The Politics of Loving KindnessBy:
I remember the day I awakened to the idea that yoga was inherently political. I was sitting in a class when one of my teachers said: Yoga is inherently political because the practice is about awareness.
To be honest, at the time I didn’t really want to hear it. I just wanted to do yoga. It would be a while before I finally understood that my teacher was talking about the politics of loving kindness.
We live in fairly tough times, politically speaking. It can be exhausting just tuning in to the news, with today’s politics so filled with rancor. Not just in the United States, but abroad as well. Yet on the positive side, citizen groups that once were silenced are no longer willing to sit back and be stifled. The old guards and governments filled with patronizing dudes who’ve always had control now face more massive resistance, largely thanks to swift and accessible communication methods like we’ve witnessed in Egypt.
So how does yoga become political? Well, politics are about people, and it is people who are fighting one another. A true yoga practice awakens us to our humanity, and this awakening translates to action. Slowly.
Before I had discovered yoga, both exercise and spirituality seemed mutually exclusive. That is, until I experienced a genuine yoga class. The practice immediately became a spiritually enlivening experience for me, and one that simultaneously kept me in great shape. Honestly, in this new practice, I had no desire to bring political battles into a class. I was seeking peace and balance.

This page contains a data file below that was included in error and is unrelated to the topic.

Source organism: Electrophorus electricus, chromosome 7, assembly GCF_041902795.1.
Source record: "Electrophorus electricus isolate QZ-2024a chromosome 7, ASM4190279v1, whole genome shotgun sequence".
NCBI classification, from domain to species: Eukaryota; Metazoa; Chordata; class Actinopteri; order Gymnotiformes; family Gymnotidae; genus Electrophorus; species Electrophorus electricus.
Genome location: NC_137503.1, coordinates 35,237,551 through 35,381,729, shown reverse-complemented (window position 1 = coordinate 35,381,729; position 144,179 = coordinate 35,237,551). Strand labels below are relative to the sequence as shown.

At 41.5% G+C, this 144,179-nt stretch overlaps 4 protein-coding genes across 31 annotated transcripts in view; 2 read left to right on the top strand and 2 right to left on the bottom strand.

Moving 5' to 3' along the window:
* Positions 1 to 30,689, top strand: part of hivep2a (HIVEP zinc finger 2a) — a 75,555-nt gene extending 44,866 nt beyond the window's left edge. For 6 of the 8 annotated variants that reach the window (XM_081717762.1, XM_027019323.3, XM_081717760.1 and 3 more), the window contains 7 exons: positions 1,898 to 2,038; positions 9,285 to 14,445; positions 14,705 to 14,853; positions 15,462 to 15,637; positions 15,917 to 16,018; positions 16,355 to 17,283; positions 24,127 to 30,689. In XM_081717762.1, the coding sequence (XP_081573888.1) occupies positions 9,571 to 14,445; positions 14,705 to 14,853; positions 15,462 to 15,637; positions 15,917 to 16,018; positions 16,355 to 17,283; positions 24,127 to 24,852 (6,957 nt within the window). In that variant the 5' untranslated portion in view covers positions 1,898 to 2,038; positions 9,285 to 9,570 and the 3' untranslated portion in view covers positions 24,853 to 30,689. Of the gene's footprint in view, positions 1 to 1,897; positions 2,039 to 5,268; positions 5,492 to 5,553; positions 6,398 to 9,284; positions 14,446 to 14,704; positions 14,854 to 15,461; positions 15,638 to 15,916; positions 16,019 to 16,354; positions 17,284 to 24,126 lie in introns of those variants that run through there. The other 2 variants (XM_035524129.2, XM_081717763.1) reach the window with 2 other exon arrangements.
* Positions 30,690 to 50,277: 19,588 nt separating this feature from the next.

Yet as students show up for their practice, we are taught it is about the journey, not the destination. We become less goal-oriented and more focused on experience. Initially, we awaken to the first stage of loving kindness: caring for ourselves. Then, in time, this naturally translates into the next stage: caring for those around us. And this awareness changes everything.
All great saints and sages who have had enduring stories are remembered because they took a stand on something vital. They awakened to some form of inhumanity and stood up for those who could not stand up for themselves, often at the cost of their own lives.
Jesus practiced loving kindness when he stood up for the poor, the sick, and the impoverished, those who were excluded from society. His simple actions became inherently political, as his stance ignited one of the more intriguing political battles in history.
Gandhi’s loving kindness included taking a stand for the entire Indian population, a group that had been subjugated by British rule. He practiced satya, the Sanskrit word for living truthfully. Upon looking truthfully out into the world, he saw that his fellow Indians were being forced to live as second-class citizens in their own country. His spirituality became inherently political, too.
For so many of us, yoga is used as a sort of balm, a divine, almost selfish reprieve from the overwhelming demands of living life. This sense of retreat is likely a major reason why so many people return to